Bashang Grassland in winter
I do not know what hit me, but instead of going some place warm during the Chinese New Year holiday in 2008, I decided to spend several days photographing in Bashang Grassland. Located in Southern Inner Mongolia and Northern Hebei, Bashang Grassland is one of the major photographic destinations in China. Although I photographed there before in autumn, photographing there in winter is an entirely different undertaking—not so much so because of the different appearances, but simply because it is freaking cold. I do not want to make extravagant claims but it at least was -20° all right. I suppose the drive behind going there was the periodical necessity to test the limits, shake off the slowly yet persistently encroaching lethargy of the day–to–day reality, and shake up the idle comfort of well–established grooves.
It was my first time photographing for extended periods of time (two to four hours at a time) in such adverse conditions, and I have to say it was more challenging than I expected. Whereas -20° might not sound that bad, the issue is that once you are in the field you have to carry on no matter what—you cannot drop by a café for a hot cup of coffee if you feel cold, and you cannot catch a taxi to go back home if you feel tired. Most importantly, though, you know exactly why you are there and you have to do it.
Wind is your worst enemy and your best friend. It pushes the cold further into the realm of intolerability and stings. At the same time, it is the very same wind that brings about subtle colours, distant vagueness and beautiful atmospheric phenomenon.
Snow is a blessing and a curse, too. It is one of the main reasons why you are there in the first place; Bashang, however, is a very spacious place, and snow restricts movement and makes finding interesting perspectives and satisfactory compositions even more strenuous.
Snow (and us stuck in it)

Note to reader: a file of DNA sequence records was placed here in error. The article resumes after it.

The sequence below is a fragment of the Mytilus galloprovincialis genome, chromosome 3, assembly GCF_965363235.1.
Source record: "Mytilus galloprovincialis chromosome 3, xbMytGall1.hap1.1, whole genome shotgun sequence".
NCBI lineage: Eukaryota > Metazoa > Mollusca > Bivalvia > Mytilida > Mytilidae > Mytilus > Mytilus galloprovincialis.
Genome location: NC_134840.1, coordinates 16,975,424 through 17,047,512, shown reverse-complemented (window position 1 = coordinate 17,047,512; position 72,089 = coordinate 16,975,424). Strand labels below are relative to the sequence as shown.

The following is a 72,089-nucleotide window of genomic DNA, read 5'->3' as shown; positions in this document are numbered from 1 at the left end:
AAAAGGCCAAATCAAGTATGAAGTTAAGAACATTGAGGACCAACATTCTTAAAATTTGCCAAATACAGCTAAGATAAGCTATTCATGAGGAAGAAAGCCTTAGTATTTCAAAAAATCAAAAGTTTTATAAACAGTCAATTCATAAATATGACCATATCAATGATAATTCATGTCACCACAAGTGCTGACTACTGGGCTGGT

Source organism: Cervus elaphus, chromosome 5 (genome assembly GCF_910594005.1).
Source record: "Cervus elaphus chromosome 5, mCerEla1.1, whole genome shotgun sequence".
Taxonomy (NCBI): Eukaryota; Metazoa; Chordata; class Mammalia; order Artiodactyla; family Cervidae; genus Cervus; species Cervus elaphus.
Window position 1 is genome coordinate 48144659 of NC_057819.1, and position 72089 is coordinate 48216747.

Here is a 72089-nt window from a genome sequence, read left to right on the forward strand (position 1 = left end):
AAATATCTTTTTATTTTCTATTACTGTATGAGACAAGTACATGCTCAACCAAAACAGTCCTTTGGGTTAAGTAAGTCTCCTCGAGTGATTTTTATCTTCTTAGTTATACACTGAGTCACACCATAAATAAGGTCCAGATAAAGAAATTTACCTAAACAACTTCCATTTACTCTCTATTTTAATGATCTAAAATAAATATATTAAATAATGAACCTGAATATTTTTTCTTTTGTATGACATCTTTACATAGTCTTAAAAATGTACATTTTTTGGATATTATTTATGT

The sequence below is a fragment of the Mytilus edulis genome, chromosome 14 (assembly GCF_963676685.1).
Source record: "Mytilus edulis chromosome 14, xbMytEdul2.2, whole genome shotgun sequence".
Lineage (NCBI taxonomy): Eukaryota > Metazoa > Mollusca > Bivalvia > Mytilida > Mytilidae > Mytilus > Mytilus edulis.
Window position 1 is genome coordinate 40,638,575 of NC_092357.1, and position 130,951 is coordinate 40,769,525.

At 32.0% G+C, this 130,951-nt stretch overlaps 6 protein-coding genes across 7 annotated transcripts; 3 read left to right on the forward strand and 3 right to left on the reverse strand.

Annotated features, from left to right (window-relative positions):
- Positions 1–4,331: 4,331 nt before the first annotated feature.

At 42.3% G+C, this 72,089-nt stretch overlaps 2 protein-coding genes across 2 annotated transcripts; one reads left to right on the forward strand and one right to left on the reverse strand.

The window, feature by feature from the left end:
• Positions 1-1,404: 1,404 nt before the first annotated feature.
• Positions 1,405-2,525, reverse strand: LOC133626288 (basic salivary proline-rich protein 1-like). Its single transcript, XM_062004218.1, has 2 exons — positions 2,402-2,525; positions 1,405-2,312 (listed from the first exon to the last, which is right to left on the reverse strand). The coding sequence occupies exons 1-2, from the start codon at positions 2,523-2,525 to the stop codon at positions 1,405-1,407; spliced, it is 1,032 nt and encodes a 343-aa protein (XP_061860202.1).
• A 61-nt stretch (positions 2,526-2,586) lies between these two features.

The low temperature puts all your equipment to test. Batteries die in no time if you keep your camera or meter out in the open, camera operation noticeably slows down, and tripod heads of questionable quality become unusable.
The harsh conditions push you to the edge of what you can do and tolerate physically, too. There was one time where I knew perfectly well that I had to use a graduated ND filter, but I could not manage it because my fingers went numb before I could set it all up (you can not do it wearing thick gloves and thin gloves simply do not last long enough). And the disturbing part about your fingers going numb (apart from the fact that it hurts, of course) is that it is not possible to know where the line between them being temporarily numb and freezing them off is. I happened to freeze off a couple of fingertips, one photographer froze off his ears and another companion froze off the tip of his nose (which he, apparently, put against the LCD of his DSLR for longer than he should have). In the end none of it was disastrous but, again, you do not know where the line is, how far behind it you have gone, and where the point of no return lies.
It is quite unexpected, then, that despite the intense and never ending challenges you unintentionally tend to look for and photograph subtlety, thoughtfulness and longing. But wait... have not I seen that somewhere... delicacy, contemplation and craving amidst a relentless and driving force? Why is it that I hear Charles Mingus' "The Black Saint and The Sinner Lady" playing?